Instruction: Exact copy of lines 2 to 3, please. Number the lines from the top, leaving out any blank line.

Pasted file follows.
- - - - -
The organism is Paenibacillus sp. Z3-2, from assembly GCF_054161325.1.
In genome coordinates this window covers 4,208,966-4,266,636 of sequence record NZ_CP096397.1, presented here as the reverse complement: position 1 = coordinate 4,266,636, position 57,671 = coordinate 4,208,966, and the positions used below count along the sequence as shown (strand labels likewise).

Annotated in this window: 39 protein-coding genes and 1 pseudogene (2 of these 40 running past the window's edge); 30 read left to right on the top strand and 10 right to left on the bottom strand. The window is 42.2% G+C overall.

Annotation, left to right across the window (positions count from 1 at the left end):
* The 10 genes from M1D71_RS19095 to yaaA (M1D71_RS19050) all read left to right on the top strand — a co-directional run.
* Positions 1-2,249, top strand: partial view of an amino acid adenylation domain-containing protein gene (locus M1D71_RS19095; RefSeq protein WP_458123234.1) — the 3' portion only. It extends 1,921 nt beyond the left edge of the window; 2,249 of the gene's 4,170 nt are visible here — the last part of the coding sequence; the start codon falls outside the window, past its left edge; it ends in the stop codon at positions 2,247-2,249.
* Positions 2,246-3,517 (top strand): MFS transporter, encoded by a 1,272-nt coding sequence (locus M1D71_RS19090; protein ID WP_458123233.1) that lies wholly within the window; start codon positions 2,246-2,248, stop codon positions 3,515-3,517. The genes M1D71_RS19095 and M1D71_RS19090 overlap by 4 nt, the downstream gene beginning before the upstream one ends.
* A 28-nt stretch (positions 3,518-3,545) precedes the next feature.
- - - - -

In genome coordinates this window covers 4,208,966-4,266,636 of sequence record NZ_CP096397.1, presented here as the reverse complement: position 1 = coordinate 4,266,636, position 57,671 = coordinate 4,208,966, and the positions used below count along the sequence as shown (strand labels likewise).

Annotated in this window: 39 protein-coding genes and 1 pseudogene (2 of these 40 running past the window's edge); 30 read left to right on the top strand and 10 right to left on the bottom strand. The window is 42.2% G+C overall.